Few of us spend much time consciously practising thinking skills. We believe that thinking is either a natural function or believe that the great thinkers among us are gifted. Nothing could be further from the truth. All research shows that each of us has a hugely powerful potential in our brains that lies vastly under-used. Moreover, when faced with a wide range of unsolveable problems in our lives, the need to use this potential has never been greater.
The Potential of the Brain
The facts about the brain are truly stupendous. For example, did you know that the human brain takes up a fifth of all the energy generated by your body in its resting state? It is similar to a 20-watt light bulb continuously glowing. How big do you think the brain is? Well, if you can imagine it, your brain consists of 100 billion cells, each one of which connects to 1000 other brain cells making a total of 100,000 billion connections. There are more cell connection points in the human brain than there are stars in our galaxy. As Norman Cousins put it, “Not even the universe with all its countless billions of galaxies represents greater wonder or complexity than the human brain.”
Here are some more astonishing facts about your brain. Although the brain weighs just 3lb, it contains 12 trillion nerve cells (more than two and a half times the people on this planet). It contains 1000 trillion trillion molecules (way beyond our ability to compute), and can process 30 billion bits of information a second. Your brain has 10 billion neurons and the range of connections all the neurons in the brain could make would amount to one with 28 noughts after it. Just stop and write that down to get a feel for what that is. Your brain has enough atomic energy to build any of the world’s major cities many times over. Unsurprisingly, no human being has yet existed who has been able to use all the potential of the brain. How about you?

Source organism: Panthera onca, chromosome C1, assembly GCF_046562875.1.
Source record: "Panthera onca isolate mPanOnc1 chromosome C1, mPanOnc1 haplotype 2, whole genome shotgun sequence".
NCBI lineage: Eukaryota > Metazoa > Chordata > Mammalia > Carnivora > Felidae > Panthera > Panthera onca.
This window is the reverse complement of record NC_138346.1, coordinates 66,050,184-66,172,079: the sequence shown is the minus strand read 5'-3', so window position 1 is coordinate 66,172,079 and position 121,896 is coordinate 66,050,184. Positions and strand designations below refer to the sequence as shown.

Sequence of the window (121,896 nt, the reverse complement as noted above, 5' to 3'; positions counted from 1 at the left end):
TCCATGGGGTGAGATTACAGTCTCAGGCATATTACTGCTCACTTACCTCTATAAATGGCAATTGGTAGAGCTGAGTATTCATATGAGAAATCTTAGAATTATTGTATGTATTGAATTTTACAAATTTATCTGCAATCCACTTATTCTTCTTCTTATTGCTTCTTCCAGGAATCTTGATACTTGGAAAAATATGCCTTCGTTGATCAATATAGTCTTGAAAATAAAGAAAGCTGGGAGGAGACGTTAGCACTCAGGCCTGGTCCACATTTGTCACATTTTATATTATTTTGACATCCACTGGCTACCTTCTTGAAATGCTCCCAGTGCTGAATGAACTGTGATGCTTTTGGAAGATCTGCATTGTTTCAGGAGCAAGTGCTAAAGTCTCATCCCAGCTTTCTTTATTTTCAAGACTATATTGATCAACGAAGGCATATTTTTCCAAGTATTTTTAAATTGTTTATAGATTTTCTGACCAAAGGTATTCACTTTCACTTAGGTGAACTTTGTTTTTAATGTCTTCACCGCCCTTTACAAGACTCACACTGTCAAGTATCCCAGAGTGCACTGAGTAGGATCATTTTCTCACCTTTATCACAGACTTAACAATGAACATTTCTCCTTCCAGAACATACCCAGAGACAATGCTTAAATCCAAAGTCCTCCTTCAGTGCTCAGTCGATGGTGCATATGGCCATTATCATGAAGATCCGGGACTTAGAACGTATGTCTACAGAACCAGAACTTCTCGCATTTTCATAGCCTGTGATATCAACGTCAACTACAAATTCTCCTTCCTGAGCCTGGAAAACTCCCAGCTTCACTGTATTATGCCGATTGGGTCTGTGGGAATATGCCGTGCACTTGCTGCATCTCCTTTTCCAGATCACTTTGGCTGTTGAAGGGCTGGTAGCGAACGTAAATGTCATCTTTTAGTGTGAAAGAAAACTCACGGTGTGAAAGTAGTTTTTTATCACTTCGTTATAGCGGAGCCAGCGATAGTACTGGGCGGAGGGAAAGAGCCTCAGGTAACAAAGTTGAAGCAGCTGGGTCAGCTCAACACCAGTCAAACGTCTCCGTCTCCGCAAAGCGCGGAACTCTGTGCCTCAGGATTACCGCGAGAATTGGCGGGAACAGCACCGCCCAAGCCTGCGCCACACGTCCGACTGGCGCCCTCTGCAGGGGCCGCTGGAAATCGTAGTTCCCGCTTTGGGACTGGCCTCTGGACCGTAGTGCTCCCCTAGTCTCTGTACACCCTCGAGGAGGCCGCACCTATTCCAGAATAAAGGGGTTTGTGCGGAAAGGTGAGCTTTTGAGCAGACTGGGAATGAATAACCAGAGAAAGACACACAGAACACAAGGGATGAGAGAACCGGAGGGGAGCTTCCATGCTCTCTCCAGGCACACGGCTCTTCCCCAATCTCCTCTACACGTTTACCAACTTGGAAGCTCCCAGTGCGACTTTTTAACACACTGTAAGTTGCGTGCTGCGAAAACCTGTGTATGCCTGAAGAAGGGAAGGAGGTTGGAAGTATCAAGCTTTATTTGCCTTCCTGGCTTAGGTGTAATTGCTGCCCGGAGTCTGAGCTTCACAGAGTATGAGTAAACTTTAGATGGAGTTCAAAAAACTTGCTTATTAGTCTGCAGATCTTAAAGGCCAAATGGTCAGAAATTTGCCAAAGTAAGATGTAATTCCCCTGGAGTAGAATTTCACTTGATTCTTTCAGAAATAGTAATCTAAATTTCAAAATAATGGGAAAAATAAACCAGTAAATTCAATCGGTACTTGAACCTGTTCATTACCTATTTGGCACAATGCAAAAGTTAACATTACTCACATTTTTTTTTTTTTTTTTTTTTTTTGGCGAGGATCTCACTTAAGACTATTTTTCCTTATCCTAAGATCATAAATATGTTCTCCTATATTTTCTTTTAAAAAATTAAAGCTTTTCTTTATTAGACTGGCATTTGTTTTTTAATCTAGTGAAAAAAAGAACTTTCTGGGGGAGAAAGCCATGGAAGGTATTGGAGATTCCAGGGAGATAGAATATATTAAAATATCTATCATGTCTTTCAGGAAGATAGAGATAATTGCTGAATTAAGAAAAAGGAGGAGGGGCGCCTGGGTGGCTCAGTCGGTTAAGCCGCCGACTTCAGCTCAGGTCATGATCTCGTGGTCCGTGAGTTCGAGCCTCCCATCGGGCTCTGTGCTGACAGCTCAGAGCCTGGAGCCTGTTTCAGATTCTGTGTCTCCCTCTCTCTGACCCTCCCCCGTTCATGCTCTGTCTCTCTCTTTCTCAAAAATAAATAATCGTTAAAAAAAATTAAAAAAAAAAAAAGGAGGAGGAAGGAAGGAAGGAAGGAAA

Exploding the Myths
One of the reasons we fail to make the most of our brain and, therefore, our thinking skills, is that we hang on to a range of inherited assumptions about our brain and our capacity to think. Many of us believe that, contrary to the facts, we are either born bright or stupid. We think that we are only as intelligent as our measured Intelligence Quotient (IQ) and that this is fixed throughout our lives. We think that, when we run up against big problems, they just can’t be solved. We fret over taking decisions and bemoan our ability to choose wisely. We think that we are stuck with the way we think and that we cannot change it. And to top things off, we think that, as we age, our brain declines and with it, our abilities to remember things. The only one of these assumptions that is true is that it is only our thinking that limits the power of our brains.
A simple look at what we ask of our brains is enough to show us what a wonderful organ this is. First, unlike other species (at least to our knowledge), we are the only species that can think in the 3 dimensions of past, present, and future. We can use our brains to interpret our world in any way we choose, at one extreme, positively and, at the other, negatively. We can use our brains for working out answers to logical problems as well as using it imaginatively to work out answers to